Suggested ways to cope or be distracted during a procedure:

  • Bring along a favorite stuffed animal, blanket or whatever is comforting to your child
  • Bubbles-great for encouraging kids to take deep breaths, helpful in getting kids to relax and a great way to distract kids
  • Interactive books/toys
  • Provide comfort role when possible (ask to hold your child during examination, etc.)
Preparing for the exam:
  • Be prepared with information about what to expect, ask questions if you’re unsure of anything.  The more calm you are, the more calm your child will be.
  • Practice and learn about things through medical play.  At home with your child’s doctor’s kit and stuffed animals is a great way for kids to feel in control and gain a sense of comfort with hospital equipment.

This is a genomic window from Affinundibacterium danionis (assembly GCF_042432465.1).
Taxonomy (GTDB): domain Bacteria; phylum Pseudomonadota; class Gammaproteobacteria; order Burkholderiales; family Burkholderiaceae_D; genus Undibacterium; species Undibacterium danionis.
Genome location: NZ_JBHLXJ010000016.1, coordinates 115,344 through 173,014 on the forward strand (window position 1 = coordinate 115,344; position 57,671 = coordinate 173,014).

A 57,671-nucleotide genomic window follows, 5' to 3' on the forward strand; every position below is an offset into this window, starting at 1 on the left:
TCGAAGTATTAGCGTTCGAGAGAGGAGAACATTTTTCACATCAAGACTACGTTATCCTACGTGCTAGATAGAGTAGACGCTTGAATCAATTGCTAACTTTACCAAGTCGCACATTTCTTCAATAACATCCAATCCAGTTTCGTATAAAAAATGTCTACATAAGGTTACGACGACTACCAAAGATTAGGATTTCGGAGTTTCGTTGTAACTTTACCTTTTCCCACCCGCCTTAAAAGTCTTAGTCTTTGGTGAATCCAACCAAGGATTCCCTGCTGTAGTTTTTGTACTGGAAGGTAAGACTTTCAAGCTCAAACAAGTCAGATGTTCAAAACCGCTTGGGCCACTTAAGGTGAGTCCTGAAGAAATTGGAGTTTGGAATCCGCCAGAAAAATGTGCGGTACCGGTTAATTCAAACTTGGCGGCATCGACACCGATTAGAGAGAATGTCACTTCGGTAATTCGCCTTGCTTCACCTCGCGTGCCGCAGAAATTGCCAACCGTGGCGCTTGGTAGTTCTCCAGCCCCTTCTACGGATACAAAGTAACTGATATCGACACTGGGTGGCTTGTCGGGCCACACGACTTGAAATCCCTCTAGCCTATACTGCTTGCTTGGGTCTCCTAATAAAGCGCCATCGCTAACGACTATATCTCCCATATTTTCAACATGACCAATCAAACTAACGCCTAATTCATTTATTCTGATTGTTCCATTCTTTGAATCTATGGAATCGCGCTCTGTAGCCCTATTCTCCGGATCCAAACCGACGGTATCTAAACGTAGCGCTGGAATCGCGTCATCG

• When at the doctor’s office, or during a procedure, remind your child about the medical play experience.  For example, “remember how Teddy Bear held his arm still when he was getting his little hug, or blood pressure?  Now it’s your turn to do that!”
  • Explain noises, feelings and objects your child may see.  Crying is coping.  Reassure your child that it’s okay to feel afraid of new things, and remind them you’re with them and calmly talk them through what will happen.
  • Give yourself and your child a job.  For example, your child’s job is to hold still, your job is to give them a big hug (works well if your child is on your lap during an examination or procedure).
  • Offer appropriate choices.  Children this age can get overwhelmed with too many commands.  Keep it simple. Ask one thing at a time.  For example, “would you like the doctor to listen to your heart or your back first”?  This promotes a feeling of control and gives your child one thing to focus on.